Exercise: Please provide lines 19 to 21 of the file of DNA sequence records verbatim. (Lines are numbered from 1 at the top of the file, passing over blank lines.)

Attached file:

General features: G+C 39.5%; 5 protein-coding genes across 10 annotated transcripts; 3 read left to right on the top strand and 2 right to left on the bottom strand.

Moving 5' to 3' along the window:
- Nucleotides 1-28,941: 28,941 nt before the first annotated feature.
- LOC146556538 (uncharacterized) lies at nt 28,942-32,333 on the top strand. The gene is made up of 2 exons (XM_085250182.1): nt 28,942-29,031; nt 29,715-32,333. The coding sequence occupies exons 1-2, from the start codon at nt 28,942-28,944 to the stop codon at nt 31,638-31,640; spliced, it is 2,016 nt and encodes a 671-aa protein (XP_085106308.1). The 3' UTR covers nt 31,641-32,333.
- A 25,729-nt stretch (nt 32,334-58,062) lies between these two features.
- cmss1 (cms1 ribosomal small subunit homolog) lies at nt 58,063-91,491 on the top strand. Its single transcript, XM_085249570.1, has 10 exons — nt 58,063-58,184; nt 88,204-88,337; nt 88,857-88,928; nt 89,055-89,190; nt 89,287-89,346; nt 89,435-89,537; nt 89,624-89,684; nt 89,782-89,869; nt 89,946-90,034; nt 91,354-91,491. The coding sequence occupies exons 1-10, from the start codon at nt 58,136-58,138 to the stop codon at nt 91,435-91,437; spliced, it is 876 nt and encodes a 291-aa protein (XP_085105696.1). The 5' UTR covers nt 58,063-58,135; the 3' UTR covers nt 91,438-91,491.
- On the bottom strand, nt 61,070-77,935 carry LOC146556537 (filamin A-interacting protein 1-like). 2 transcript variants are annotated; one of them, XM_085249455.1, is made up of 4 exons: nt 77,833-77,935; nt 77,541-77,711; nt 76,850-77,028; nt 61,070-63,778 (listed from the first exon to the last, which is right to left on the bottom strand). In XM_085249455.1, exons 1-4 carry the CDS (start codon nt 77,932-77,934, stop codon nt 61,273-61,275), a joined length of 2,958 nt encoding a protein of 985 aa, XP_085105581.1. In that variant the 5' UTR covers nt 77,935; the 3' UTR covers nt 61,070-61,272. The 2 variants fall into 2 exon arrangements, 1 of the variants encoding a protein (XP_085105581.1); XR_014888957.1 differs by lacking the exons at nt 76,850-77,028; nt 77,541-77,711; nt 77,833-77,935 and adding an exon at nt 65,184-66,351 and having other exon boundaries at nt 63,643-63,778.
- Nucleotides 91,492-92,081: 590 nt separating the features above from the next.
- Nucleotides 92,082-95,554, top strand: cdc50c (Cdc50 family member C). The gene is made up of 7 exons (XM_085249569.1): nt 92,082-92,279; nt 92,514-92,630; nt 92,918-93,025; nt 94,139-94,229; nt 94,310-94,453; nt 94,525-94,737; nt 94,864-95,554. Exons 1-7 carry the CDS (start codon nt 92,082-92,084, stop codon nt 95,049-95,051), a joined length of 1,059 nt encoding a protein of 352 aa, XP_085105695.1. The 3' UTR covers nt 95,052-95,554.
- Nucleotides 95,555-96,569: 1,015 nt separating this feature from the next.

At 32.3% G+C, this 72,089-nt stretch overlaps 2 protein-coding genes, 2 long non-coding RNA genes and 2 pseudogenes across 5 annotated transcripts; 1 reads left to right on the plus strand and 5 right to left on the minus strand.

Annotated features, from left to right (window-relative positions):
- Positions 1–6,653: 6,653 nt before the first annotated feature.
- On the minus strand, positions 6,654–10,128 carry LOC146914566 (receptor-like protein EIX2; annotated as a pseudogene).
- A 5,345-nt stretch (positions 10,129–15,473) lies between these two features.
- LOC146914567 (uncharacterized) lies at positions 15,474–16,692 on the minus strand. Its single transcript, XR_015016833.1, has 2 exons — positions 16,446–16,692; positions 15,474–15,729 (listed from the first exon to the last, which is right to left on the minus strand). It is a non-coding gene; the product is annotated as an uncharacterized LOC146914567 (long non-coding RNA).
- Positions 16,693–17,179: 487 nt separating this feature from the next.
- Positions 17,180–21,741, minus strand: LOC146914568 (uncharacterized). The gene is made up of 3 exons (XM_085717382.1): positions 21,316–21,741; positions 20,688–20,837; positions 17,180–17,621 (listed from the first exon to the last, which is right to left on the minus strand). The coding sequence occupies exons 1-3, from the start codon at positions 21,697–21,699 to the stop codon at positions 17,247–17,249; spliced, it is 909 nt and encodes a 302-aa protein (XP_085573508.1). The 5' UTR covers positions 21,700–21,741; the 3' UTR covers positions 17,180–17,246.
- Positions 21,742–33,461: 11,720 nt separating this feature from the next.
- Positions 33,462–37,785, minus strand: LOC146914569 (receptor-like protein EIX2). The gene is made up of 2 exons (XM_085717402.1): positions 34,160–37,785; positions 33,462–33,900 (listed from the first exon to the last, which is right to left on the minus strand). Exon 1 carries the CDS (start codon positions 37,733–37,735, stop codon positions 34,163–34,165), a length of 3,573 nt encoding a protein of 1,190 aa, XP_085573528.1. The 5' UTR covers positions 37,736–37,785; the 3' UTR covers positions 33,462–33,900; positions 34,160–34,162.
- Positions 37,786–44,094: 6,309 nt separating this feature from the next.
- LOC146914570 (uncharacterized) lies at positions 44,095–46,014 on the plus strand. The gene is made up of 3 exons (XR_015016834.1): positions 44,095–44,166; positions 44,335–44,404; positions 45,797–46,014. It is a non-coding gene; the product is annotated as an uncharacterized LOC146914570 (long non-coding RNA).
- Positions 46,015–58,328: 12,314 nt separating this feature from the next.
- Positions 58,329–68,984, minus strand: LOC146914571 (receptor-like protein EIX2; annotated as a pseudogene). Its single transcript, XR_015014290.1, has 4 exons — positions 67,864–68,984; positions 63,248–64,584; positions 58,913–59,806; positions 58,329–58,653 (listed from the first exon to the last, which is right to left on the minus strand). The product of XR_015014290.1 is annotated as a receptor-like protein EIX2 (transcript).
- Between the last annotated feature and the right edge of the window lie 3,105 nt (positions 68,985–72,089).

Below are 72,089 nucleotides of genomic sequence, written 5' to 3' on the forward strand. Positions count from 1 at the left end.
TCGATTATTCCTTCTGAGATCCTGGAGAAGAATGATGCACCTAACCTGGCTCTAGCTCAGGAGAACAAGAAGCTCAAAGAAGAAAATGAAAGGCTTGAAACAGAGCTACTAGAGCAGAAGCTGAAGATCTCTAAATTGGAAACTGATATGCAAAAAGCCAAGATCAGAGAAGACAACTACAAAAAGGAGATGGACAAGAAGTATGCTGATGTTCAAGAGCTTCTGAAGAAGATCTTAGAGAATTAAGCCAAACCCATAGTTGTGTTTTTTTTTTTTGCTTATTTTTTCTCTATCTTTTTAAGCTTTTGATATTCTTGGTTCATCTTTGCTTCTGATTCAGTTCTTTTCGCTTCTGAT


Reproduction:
- Positions 21,742–33,461: 11,720 nt separating this feature from the next.
- Positions 33,462–37,785, minus strand: LOC146914569 (receptor-like protein EIX2). The gene is made up of 2 exons (XM_085717402.1): positions 34,160–37,785; positions 33,462–33,900 (listed from the first exon to the last, which is right to left on the minus strand). Exon 1 carries the CDS (start codon positions 37,733–37,735, stop codon positions 34,163–34,165), a length of 3,573 nt encoding a protein of 1,190 aa, XP_085573528.1. The 5' UTR covers positions 37,736–37,785; the 3' UTR covers positions 33,462–33,900; positions 34,160–34,162.
- Positions 37,786–44,094: 6,309 nt separating this feature from the next.